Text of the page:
A protein molecule that helps regulate body growth may play an important role in the development and progression of Crohn's disease (CD), a chronic, incurable, and frequently disabling inflammatory bowel disorder, new research shows.
Scientists led by Dr. P. Kay Lund, professor of physiology at the University of North Carolina School of Medicine have used radioactive gene probes to find significantly increased production of insulin-like growth factor (IGF-I) in inflamed and thickened intestinal tissue samples of CD patients but not in otherwise healthy bowel tissue from the same individuals. The tissue came from patients during bowel resection surgery.
"Somehow the gene for IGF-I was switched on in these cells and is not switched on in normal or non-diseased cells," Lund says. She also notes finding no evidence of increased IGF-I activity in bowel tissue from surgery patients with ulcerative colitis, the second major inflammatory bowel disorder, one that involves only the colon.
Lund says the bowel in some CD patients "tries to overgrow, something goes wrong and the structural support elements of the tissue grow excessively, and so you get a bowel that's thickened and obstructed because the wrong cells grow. This abberrant growth is termed fibrosis and is associated with deposition of lots of collagen -- a molecule associated with scarring." During this thickening, whole sections of intestinal smooth muscle cells can become encased in a dense overgrowth of fibrous collagen.
According to the UNC scientist, the new findings raise the possibility that treatment aimed at blocking IGF-I in the bowel could prevent fibrosis complications, such as intestinal stricture (narrowing) and obstruction. Such complications frequently require removal of major portions of bowel. Since CD often eventually reappears elsewhere in the bowel, surgeries for recurrent complications can result in "short bowel syndrome" -- not enough small intestine for nutrient absorption -- which leaves many patients relying for life on intravenous feeding.
In addition, Lund points out that bowel-removal surgery itself may exacerbate fibrosis. "You will often get stricture or obstruction of the bowel close to the point where you once had surgery," she says.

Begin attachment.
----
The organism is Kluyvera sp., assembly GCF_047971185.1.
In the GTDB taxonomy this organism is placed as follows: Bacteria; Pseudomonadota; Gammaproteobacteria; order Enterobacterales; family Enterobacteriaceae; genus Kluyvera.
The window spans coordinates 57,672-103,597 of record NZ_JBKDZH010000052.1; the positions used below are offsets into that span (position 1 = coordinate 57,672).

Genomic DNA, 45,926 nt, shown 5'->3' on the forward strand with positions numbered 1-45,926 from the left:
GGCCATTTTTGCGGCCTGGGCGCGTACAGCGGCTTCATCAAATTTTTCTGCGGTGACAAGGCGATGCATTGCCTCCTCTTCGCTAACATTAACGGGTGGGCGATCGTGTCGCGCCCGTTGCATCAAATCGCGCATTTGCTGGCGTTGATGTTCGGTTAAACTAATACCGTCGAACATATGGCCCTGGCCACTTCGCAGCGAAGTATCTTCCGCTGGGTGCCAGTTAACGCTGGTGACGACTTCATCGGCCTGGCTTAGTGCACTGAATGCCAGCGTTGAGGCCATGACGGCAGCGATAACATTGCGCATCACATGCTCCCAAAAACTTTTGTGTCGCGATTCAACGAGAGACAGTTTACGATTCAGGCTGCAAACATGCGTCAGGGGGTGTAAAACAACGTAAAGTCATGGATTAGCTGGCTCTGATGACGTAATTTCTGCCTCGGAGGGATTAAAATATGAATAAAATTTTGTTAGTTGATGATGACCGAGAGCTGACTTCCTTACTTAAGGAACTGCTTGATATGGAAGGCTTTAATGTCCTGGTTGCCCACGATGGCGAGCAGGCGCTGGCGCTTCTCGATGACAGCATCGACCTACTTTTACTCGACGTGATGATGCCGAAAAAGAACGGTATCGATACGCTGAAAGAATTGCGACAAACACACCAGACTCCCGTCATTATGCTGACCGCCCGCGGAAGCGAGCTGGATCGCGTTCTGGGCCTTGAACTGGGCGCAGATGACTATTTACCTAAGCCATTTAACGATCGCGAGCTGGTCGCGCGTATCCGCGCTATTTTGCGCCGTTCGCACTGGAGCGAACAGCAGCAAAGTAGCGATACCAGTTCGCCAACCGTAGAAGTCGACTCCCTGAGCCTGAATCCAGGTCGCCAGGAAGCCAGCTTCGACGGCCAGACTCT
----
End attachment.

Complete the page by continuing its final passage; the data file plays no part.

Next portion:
Dr. Ellen Zimmermann of the University of Michigan , while a post-doctoral fellow in Lund's lab in 1993, discovered that IGF-I was massively expressed in the areas of fibrosis. Lund says more recent in vitro laboratory experiments in her UNC physiology lab support the concept that IGF-I "could be a culprit in fibrosis formation, causing bowel cells to make more collagen and to grow inappropriately."
Still, as Lund points out, such findings don't tell us definitively if IGF-I acts the same way on bowel cells in vivo -- in live animals. That's why she and her colleagues are studying strains of transgenic mice -- animals genetically engineered to overproduce IGF-I in cells that are involved in the fibrosis of CD. "Then if we experimentally give them bowel inflammation, do we get this excessive fibrogenic response?" she asks.
The UNC researcher speculates that if IGF-I proves a major culprit in CD progression, inhibitors of its action such as IGF binding proteins (IGFBPs) may be used therapeutically to help prevent fibrosis and its complications.
An estimated six new Crohn's disease cases per 100,000 population occur in most developed countries, including the U.S., each year. Peak ages are in adolescence and early adulthood and after age 60. Symptoms of CD include abdominal pain, fever, diarrhea, and weight loss. Its cause is unknown. However, some researchers suggest the disease arises from an excessive immune response to bacteria in the bowel.
Drs. Lund and Zimmermann presented the human bowel tissue findings to a national conference of the American Gastroenterological Association at the end of May. An abstract of the study is available upon request.